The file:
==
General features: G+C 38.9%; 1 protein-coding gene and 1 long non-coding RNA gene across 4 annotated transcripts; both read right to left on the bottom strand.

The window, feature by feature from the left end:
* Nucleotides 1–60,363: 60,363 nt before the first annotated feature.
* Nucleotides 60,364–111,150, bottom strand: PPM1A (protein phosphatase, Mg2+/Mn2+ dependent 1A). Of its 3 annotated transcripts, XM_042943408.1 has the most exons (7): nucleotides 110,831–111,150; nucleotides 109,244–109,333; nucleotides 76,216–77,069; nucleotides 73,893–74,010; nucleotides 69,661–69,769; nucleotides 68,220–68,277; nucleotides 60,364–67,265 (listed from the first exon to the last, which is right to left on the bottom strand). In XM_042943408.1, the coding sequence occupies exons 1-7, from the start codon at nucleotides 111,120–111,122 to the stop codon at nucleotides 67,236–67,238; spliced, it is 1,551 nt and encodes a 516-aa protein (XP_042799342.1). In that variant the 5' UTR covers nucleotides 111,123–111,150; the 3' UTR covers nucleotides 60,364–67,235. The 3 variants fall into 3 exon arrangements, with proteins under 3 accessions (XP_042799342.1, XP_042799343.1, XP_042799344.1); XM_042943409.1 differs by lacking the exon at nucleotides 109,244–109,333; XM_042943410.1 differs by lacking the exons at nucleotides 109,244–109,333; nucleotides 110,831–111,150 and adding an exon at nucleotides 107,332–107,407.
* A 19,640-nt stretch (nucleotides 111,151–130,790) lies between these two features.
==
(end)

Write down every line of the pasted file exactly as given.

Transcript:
General features: G+C 38.9%; 1 protein-coding gene and 1 long non-coding RNA gene across 4 annotated transcripts; both read right to left on the bottom strand.

The window, feature by feature from the left end:
* Nucleotides 1–60,363: 60,363 nt before the first annotated feature.
* Nucleotides 60,364–111,150, bottom strand: PPM1A (protein phosphatase, Mg2+/Mn2+ dependent 1A). Of its 3 annotated transcripts, XM_042943408.1 has the most exons (7): nucleotides 110,831–111,150; nucleotides 109,244–109,333; nucleotides 76,216–77,069; nucleotides 73,893–74,010; nucleotides 69,661–69,769; nucleotides 68,220–68,277; nucleotides 60,364–67,265 (listed from the first exon to the last, which is right to left on the bottom strand). In XM_042943408.1, the coding sequence occupies exons 1-7, from the start codon at nucleotides 111,120–111,122 to the stop codon at nucleotides 67,236–67,238; spliced, it is 1,551 nt and encodes a 516-aa protein (XP_042799342.1). In that variant the 5' UTR covers nucleotides 111,123–111,150; the 3' UTR covers nucleotides 60,364–67,235. The 3 variants fall into 3 exon arrangements, with proteins under 3 accessions (XP_042799342.1, XP_042799343.1, XP_042799344.1); XM_042943409.1 differs by lacking the exon at nucleotides 109,244–109,333; XM_042943410.1 differs by lacking the exons at nucleotides 109,244–109,333; nucleotides 110,831–111,150 and adding an exon at nucleotides 107,332–107,407.
* A 19,640-nt stretch (nucleotides 111,151–130,790) lies between these two features.